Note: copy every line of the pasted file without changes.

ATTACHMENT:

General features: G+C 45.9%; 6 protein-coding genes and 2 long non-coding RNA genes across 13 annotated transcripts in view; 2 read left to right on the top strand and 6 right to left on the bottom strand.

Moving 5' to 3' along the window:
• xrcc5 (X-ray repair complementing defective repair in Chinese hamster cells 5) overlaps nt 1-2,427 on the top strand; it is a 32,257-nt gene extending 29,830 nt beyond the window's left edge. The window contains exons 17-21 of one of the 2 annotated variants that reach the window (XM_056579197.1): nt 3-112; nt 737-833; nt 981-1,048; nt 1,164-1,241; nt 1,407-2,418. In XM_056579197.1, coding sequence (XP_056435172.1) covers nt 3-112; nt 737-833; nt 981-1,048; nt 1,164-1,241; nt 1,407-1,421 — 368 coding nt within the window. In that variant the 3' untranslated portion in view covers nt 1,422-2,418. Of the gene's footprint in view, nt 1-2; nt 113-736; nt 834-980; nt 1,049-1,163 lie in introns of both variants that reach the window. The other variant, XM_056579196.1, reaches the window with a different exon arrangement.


General features: G+C 45.9%; 6 protein-coding genes and 2 long non-coding RNA genes across 13 annotated transcripts in view; 2 read left to right on the top strand and 6 right to left on the bottom strand.

Moving 5' to 3' along the window:
• xrcc5 (X-ray repair complementing defective repair in Chinese hamster cells 5) overlaps nt 1-2,427 on the top strand; it is a 32,257-nt gene extending 29,830 nt beyond the window's left edge. The window contains exons 17-21 of one of the 2 annotated variants that reach the window (XM_056579197.1): nt 3-112; nt 737-833; nt 981-1,048; nt 1,164-1,241; nt 1,407-2,418. In XM_056579197.1, coding sequence (XP_056435172.1) covers nt 3-112; nt 737-833; nt 981-1,048; nt 1,164-1,241; nt 1,407-1,421 — 368 coding nt within the window. In that variant the 3' untranslated portion in view covers nt 1,422-2,418. Of the gene's footprint in view, nt 1-2; nt 113-736; nt 834-980; nt 1,049-1,163 lie in introns of both variants that reach the window. The other variant, XM_056579196.1, reaches the window with a different exon arrangement.